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Catholic Writers Conference Live, July 19-21, 2017, Chicago, IL

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From Our Blog

  • CWG Book Blast! “The Grace Crasher,” by Mara Faro

    Michael Fraley
    November 18, 2017 - 12:00am

    This month, the Catholic Writers’ Guild is touring Mara Faro’s book, “The Grace Crasher.” It is a CWG Seal of Approval winner! “She’s lost her faith. He’s not her type. This could take a miracle.”


    Armed with a Jesus fish that might be swimming in the wrong direction, Julia must pretend to be “born again” for her Christian housemates—cute EMT Mark and his church-lady mom. It’s the only affordable place within walking distance (cough, stalking distance) of Dylan, her latest musician crush.

    When Mark finds out the truth—her drunk dad ruined her trust in God—he protects her secret and brings her to his Evangelical church. Hiding her Catholic past, she bumbles her way through hand-raising worship with sin-shredding paper shredders. Other times she sneaks into Mass, but she’s always standing when she should be kneeling. Meanwhile, Mark explains how to be “saved.” But does he just want to save her? Or date her?

    Then Dylan sings her a song at open mic. Suddenly she’s torn between Mark and Dylan, flubbing her way through two different churches, and caught between truth and lies. Will it all crash down around her, or will she crash straight into grace?


    “Don’t worry about my mom,” [Mark said.] She seems to believe you’re really born again. But I wish it would happen for real.” He walked to the curb and leaned against my car. “I’m paraphrasing, but C.S. Lewis said something like, what we pretend to be we eventually become.”

    “I’m not doing such a good job of pretending, let alone becoming.”

    He took a small piece of paper out of his pocket. “I’m a terrible artist, but can I draw you a picture? Maybe I’ve been too wordy about the gospel. Maybe you’re more of a visual learner.”

    “What does that mean?” I clomped up and down the sidewalk, swinging my arms like an ape. “Me Julia. Me no like words. Words too hard. Me need pictures.” People glanced at me from the passing cars.

    “I didn’t mean it like that.”

    “I know, sorry.” My rudeness toward him was probably just what [his mom] wanted. I reached into my purse and handed him a pen. “Okay, draw me the picture.”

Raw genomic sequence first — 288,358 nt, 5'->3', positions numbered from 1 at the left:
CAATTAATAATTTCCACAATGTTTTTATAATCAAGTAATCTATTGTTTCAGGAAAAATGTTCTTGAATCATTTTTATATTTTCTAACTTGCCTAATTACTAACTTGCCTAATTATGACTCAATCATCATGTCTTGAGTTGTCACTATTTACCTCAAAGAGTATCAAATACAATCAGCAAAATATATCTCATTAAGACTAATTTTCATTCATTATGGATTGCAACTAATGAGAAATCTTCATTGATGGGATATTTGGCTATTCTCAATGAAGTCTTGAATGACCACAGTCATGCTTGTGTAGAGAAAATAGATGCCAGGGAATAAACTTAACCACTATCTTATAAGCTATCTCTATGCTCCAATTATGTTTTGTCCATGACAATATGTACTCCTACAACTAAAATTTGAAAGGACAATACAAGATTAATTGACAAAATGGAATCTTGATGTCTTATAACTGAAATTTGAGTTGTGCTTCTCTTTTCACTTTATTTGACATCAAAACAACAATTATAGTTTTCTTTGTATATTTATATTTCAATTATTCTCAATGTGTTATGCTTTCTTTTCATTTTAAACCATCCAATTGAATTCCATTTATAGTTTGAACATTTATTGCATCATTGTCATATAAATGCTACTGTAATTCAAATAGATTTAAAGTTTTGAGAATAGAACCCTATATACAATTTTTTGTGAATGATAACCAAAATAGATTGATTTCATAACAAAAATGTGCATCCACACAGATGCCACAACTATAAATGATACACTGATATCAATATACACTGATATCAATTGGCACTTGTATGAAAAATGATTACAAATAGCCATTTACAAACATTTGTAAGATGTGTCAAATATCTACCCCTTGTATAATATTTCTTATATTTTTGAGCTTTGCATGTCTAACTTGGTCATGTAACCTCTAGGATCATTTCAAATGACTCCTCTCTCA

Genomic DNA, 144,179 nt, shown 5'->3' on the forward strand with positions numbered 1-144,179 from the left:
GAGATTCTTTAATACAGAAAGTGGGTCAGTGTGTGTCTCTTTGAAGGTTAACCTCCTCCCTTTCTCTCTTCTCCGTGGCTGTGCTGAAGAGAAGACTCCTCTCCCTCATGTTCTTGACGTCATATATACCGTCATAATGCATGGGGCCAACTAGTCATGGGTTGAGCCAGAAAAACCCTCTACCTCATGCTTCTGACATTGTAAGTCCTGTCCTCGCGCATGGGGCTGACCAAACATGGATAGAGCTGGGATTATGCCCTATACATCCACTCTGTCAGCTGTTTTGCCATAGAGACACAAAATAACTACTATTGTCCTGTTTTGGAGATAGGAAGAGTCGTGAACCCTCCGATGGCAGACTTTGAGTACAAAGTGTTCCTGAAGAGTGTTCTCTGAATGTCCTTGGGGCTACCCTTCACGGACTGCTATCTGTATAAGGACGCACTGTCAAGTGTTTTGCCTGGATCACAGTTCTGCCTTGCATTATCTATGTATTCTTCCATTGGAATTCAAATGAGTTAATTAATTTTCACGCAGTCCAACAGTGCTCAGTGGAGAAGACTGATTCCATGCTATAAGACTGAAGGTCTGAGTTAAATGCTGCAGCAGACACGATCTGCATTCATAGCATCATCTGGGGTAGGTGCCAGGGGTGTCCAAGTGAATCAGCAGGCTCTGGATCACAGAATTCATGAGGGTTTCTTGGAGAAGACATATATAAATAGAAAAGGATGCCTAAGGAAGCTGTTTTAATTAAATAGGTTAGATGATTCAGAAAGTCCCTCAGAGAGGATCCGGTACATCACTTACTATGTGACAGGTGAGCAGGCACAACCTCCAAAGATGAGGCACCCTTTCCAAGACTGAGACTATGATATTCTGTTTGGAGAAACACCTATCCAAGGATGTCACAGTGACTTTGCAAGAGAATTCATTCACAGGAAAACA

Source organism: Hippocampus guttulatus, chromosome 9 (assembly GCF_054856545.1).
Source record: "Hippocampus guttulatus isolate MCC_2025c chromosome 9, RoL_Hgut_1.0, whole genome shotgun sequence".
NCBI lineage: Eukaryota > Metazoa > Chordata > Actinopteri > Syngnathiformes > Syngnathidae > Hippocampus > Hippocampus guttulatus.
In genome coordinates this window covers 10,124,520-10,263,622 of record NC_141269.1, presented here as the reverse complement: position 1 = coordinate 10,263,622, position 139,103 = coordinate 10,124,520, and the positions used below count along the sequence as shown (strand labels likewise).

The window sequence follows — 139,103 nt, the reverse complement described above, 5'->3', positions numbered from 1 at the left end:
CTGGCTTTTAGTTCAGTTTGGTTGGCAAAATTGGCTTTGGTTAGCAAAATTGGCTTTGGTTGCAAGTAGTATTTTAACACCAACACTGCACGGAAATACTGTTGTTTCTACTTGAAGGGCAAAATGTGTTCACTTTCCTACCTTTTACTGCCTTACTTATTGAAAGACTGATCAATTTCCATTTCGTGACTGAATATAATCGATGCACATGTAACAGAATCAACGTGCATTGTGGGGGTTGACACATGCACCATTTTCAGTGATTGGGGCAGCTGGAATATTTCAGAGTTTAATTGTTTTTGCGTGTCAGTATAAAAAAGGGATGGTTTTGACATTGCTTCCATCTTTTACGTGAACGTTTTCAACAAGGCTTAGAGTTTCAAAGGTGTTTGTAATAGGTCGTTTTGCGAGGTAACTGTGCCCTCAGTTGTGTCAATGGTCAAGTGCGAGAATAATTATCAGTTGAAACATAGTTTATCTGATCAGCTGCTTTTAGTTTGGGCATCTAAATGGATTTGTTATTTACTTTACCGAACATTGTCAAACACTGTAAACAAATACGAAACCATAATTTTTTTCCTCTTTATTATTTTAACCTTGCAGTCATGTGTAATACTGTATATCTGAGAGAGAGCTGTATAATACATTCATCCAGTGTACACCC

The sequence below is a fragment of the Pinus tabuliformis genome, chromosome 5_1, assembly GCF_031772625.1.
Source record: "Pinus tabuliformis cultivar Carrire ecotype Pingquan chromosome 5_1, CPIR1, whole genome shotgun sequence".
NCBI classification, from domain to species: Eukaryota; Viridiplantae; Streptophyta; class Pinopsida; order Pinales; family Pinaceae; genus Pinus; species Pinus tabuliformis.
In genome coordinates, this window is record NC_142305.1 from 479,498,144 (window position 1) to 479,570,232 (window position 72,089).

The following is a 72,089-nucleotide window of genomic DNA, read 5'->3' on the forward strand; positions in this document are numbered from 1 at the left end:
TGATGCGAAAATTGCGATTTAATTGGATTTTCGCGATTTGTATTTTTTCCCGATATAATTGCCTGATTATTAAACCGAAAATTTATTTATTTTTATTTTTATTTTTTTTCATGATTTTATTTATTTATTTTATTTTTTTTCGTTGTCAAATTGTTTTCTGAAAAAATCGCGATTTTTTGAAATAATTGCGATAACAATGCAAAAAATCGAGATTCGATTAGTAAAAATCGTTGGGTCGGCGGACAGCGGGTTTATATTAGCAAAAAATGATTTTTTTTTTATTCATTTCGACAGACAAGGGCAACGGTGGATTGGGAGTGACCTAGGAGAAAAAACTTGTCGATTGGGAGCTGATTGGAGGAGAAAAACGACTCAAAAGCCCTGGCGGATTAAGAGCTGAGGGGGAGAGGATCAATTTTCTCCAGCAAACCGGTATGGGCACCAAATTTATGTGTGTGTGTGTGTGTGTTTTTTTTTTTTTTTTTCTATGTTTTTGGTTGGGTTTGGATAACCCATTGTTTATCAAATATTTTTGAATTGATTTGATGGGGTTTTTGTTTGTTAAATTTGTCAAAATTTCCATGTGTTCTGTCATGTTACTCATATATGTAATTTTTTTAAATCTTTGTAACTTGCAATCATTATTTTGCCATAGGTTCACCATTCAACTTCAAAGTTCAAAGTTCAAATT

We sat next to each other on the curb. Resting the paper on his knee, he drew a stick figure on a cliff, squiggles of water, and a second cliff on the other side. “This stick figure represents Man.”

    “Why not a woman?”

    “Okay. This is a woman. Let’s call her Julia.” He added a triangle skirt and long curly hair to the stick figure.

    I smiled. “Thanks for making me skinny in the picture.”

    “Before we’re saved, we’re separated from God by sin. But Jesus is the bridge to eternal life.” He drew a cross connecting the two cliffs. “To get to the other side, you accept Jesus as your personal Lord and savior.”

    I rested my chin in my hand. “Your stick figure has an abnormally large head. And if she’s separated from God, why does she have a smiley face?”

    Mark laughed and tossed down the pen. “I don’t know. That’s just how I always draw my stick figures. You’re not taking this very seriously.”

    He handed me the paper, but I held it too loosely. The little white square blew into the wind created by passing cars. It tumbled through the air and landed on the back of a speeding pick-up truck. “Uh-oh,” I said. “Sorry.”

    “There goes my best stick figure ever.”

    I glanced over my shoulder at the house. [His mom] was watching us from between the lace curtains. She stepped back and closed them again. I stood up. “Are you sure your mom’s not suspicious of me?”

    Mark stood next to me and rubbed his jaw. He touched the [EMT] pager on his belt, even though it wasn’t beeping. “I don’t know….She’s never directly asked about you. But sometimes the way she looks at you—it’s like she’s trying to figure something out, but she doesn’t know what.”

    Website: https://marafaro.com
    Facebook: Mara Faro, Author 
    Twitter: @MaraFaroAuthor 
    Pinterest: mara_faro


    Mara Faro worked as an advertising copywriter and proofreader before becoming an author. The Grace Crasher was inspired by her years of dating confusion and spiritual seeking. A member of the Catholic Writers Guild, she is now happily married and writing a new novel. You can find her at marafaro.com.

    Buy Link:



    She’s lost her faith, he’s not her type—this could take a miracle. “The Grace Crasher,” romantic comedy drama. http://a.co/hUFy4D1


The CWG Prayer

Holy Family, guide our minds, our hearts, our hands, as we write, speak, illustrate – help our words to live in union with the Word.

Teach us discipline and skill to use the talents God gives us.

Give us also insight and courage to convey God's love through our craft, and humility to be open to His divine will, shaping our lives, in loving loyalty to His Church.

In Christ's name,


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